Foreign Policy

What role should America play in the world? Some suggest the United States should continue to play an active role in world affairs, while others say our country needs to stop “policing the world.” With so many arguments for both sides, how do we come to a consensus?

A country’s foreign policies are the strategies it employs to secure its self interest in dealing with foreign nations. American foreign policy centers around the question of how involved the United States should be in world affairs, and how it should respond to crises around the world.

Our country’s foreign policy began with George Washington’s policy of non-interventionism. Washington believed that it would be unwise to involve ourselves in the affairs of other countries where our interests aren’t affected. Thomas Jefferson, America’s third president, even declared in his inaugural address that the United States should avoid all entangling alliances.

American foreign policy drastically shifted both as the country entered World War II, and as the world became more intertwined through commerce. After the WWII, the United States became the dominant economic power in the world—and as a result, the champion of democracy in the face of Communism. World War II shook the world, and both it and the Cold War resulted in a shift in American viewpoints on the role of the United States in world affairs. The attacks on the World Trade Center sparked what became known as the War on Terrorism under then-President George Bush, and this trend continued with both the Iraq War, the War in Afghanistan, and other conflicts. Supporters of increased American involvement overseas have often cited the need to fight the enemies of the United States overseas—and not on American soil. Opponents, however, contend that the country’s increased military involvement actually makes us less safe both physically and financially—and, less free.

Foreign policy is a big issue this election. In light of recent terrorist attacks, international crises (like ISIS) and globalization, what should the role of the United States be in world affairs? How aggressively should America pursue its national interests abroad, and how should it present itself to foreign nations?

Non-Interventionism

Point

The United States should adhere to Washington’s advice of non-interventionism. When the United States involves itself in international agreements that don’t align with its national interest, it puts itself at risk of entering into entangling alliances. Decisions should be made that are in line with our national interest first and foremost, and involving ourselves in the affairs of other countries only puts us at risk. We should peacefully trade with all countries, but should heed Washington’s advice of non-interventionism.

Counter

Non-Interventionism doesn't believe that the United States should have a larger role in global affairs, shaping larger trade agreements for other countries, signing treaties, and addressing needs for humanitarian work.

Neo-Conservatism

Point

The world is a dangerous place without the United States in charge, especially because of the War on Terrorism. It’s important that the United States play an active role in waging the war against Al Qaeda and ISIS; it should command respect from its enemies through strong use of force, and should promote democracy around the world by promoting nation building. If the United States doesn’t take an active role in world affairs, then Russia and China certainly will—and in light of their human rights track records, that’s not a world we should want to live in.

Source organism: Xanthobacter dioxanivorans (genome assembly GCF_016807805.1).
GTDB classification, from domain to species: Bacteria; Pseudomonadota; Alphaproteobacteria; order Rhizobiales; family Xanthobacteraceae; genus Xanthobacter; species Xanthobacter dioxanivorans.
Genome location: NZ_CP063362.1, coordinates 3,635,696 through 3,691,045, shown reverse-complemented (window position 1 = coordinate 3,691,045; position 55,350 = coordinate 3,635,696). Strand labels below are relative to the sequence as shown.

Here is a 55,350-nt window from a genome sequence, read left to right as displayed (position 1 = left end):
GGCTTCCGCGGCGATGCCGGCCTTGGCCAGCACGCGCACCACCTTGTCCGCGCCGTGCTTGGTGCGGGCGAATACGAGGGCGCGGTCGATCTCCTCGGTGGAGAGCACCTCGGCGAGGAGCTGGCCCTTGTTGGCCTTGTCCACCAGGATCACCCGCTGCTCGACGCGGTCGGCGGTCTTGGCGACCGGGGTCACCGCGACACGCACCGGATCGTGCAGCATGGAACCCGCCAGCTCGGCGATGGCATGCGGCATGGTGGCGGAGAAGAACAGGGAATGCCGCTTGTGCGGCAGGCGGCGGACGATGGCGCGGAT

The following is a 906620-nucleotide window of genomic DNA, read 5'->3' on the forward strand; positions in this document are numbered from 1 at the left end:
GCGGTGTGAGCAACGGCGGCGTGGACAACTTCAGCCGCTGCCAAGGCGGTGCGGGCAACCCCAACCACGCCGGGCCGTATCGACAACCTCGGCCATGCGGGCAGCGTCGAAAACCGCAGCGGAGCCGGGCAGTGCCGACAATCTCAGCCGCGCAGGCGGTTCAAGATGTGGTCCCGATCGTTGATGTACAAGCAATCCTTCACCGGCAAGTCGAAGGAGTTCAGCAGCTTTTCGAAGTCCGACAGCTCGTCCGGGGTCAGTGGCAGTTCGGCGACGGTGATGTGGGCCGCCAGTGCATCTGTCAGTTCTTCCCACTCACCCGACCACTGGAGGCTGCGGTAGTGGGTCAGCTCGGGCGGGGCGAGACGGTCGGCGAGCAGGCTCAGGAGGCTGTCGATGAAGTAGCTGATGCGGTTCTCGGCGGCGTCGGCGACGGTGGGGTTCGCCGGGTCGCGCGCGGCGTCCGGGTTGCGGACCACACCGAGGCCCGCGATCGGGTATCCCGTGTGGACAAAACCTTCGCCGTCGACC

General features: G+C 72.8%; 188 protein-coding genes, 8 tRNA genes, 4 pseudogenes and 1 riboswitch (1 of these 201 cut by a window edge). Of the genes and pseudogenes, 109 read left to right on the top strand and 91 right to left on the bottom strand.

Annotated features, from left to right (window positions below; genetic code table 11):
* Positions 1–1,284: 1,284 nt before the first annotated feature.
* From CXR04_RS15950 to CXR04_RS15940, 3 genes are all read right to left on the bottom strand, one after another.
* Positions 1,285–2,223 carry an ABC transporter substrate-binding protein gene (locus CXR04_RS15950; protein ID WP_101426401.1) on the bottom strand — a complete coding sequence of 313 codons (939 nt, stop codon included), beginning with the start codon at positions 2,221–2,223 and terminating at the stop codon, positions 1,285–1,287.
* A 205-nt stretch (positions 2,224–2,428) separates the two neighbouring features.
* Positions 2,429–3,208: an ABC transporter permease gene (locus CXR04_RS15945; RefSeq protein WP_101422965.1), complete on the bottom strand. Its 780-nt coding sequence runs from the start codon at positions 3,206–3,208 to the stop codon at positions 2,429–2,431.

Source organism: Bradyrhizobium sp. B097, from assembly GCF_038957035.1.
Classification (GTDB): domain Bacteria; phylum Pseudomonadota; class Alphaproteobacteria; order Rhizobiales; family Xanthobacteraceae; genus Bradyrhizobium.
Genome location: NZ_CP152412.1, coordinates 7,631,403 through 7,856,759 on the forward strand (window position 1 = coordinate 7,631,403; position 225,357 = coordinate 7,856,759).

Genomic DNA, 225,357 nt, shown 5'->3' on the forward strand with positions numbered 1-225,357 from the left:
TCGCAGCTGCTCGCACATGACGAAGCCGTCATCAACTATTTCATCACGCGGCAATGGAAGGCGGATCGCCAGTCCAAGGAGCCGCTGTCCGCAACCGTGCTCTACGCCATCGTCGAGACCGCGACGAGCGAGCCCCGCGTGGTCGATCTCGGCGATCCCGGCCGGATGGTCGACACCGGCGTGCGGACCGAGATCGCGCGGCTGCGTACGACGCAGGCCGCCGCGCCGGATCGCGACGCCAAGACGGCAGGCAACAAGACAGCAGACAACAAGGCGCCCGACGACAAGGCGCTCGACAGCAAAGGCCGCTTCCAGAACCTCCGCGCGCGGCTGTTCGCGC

Counter

Neo-Conservatism doesn't see the unintended consequences of their actions across the globe. Their meddling in trade agreements, treaties, and upheaval of foreign dictators can foster an environment that creates more terrorism.

Neo-Liberalism

Point

The United States should lead through a broad coalition of other countries around the world. American interests often align with other countries, and we should take the fight to ISIS and Al Qaeda by gaining support of the international community through the United Nations. While use of force is sometimes necessary, global dialogue and negotiation should be the starting point for all actions.

Counter

Neo-Liberalism doesn't see the unintended consequences of their actions across the globe. While trying to be aggressive through military force, their message can be weakened while seeking approval from the United Nations or other global coalitions.

Containment

Point

The United States should seek to lessen its involvement around the world by asking what conflicts are truly in its national interest. In terms of the War on Terrorism, the United States should seek to contain terrorist organizations as much as possible—truly destroying them is an impossible goal. The United States should peacefully trade and talk with all countries, and should seriously consider what actions require and don’t require the use of force before engaging in military operations. When war is deemed to be necessary, the United States should use overwhelming military force to win—but then should come home.

Counter

Containment doesn't believe that the United States should be global leaders. Containment is sometimes viewed as being too cautious and timid in situations of what is in the nation's best interest. There is also a question as to whether under a "containment" view if the War on Terrorism is really a war to begin with.